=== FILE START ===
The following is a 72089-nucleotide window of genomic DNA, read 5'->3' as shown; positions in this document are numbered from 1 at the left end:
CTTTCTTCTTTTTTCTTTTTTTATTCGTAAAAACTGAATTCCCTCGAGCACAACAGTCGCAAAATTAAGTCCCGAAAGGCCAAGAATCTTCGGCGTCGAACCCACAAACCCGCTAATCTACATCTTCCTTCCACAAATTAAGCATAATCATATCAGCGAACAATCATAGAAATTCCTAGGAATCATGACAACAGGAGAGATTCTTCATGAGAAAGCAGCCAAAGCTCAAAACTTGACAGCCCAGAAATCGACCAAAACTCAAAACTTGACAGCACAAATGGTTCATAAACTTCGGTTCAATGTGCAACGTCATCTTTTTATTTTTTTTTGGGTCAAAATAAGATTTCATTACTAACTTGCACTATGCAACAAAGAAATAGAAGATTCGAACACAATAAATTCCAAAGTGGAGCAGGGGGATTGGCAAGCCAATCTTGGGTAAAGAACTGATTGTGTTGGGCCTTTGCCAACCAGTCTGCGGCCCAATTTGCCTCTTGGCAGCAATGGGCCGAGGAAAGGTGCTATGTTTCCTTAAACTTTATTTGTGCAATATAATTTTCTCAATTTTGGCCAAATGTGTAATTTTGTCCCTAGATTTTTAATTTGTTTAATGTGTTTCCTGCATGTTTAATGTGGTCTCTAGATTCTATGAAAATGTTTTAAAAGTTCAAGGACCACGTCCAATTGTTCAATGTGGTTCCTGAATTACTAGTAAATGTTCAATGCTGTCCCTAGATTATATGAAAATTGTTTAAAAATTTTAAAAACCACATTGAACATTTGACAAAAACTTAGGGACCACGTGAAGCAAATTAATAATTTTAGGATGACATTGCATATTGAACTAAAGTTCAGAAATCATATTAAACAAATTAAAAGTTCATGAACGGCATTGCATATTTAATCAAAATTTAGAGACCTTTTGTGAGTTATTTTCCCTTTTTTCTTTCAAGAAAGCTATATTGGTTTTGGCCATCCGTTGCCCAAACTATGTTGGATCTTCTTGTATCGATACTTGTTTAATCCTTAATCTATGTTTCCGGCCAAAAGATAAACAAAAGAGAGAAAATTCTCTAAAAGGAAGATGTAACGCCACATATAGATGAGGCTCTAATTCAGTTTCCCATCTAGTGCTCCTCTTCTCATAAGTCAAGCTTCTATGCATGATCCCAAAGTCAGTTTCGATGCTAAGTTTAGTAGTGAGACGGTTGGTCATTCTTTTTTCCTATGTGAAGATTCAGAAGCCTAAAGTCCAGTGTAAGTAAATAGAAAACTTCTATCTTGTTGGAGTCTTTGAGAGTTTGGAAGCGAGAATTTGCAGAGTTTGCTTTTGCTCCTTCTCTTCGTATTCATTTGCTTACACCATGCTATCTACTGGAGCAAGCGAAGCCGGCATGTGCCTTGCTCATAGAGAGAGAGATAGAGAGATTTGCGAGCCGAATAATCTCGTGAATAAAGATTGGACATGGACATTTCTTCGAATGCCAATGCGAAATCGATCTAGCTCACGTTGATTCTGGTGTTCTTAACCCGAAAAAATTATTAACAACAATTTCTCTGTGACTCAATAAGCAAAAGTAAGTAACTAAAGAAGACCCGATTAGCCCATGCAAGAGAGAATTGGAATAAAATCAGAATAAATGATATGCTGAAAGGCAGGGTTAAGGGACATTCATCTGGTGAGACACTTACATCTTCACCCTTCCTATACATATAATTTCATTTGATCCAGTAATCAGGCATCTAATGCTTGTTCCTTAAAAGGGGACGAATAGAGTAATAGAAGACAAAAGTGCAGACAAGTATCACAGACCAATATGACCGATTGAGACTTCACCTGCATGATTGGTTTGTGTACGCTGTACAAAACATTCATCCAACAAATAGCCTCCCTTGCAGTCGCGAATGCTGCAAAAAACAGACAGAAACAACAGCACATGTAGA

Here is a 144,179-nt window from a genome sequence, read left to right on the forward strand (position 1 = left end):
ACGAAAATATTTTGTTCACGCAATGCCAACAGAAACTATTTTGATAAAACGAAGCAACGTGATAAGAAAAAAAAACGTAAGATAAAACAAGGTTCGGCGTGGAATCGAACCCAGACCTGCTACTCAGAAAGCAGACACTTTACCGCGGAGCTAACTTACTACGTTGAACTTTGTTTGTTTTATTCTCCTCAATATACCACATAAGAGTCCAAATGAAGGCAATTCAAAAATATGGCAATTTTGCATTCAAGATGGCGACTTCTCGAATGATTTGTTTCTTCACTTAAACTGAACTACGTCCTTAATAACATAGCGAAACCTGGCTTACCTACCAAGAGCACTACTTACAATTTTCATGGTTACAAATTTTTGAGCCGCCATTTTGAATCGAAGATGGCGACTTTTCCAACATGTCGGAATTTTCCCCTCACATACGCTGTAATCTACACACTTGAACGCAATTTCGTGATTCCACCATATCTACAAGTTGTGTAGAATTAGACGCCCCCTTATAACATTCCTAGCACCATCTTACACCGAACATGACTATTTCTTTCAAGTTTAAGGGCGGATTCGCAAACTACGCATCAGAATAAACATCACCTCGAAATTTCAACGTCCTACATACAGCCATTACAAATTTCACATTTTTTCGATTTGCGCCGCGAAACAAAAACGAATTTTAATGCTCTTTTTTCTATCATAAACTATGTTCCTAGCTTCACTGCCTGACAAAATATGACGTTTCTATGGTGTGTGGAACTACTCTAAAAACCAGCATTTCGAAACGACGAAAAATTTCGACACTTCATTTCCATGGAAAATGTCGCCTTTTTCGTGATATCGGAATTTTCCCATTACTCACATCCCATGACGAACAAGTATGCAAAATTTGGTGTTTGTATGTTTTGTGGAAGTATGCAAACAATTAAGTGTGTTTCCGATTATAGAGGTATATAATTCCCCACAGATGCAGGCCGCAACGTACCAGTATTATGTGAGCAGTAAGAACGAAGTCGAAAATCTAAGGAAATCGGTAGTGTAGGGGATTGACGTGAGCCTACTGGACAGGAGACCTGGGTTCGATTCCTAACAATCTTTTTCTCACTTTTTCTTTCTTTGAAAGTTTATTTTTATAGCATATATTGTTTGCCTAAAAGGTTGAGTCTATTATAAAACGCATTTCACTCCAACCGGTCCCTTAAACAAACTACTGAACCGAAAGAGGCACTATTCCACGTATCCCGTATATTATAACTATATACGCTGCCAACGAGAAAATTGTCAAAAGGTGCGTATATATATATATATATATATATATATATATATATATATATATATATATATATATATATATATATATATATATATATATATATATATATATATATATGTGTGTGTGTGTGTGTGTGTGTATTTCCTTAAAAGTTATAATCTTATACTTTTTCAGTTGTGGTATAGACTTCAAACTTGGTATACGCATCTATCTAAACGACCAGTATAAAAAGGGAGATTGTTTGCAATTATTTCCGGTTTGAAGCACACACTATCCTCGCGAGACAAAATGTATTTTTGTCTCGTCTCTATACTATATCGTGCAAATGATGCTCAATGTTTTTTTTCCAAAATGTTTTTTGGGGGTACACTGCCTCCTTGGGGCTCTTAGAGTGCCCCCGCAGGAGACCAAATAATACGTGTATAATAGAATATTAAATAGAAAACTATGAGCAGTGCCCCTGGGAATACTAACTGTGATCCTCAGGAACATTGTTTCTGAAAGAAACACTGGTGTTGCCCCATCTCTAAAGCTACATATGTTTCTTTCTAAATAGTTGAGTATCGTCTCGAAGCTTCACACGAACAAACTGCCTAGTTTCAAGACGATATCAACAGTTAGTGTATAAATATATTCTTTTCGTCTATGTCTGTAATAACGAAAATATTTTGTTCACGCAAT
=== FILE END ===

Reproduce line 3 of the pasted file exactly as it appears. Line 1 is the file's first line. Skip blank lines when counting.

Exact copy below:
Here is a 144,179-nt window from a genome sequence, read left to right on the forward strand (position 1 = left end):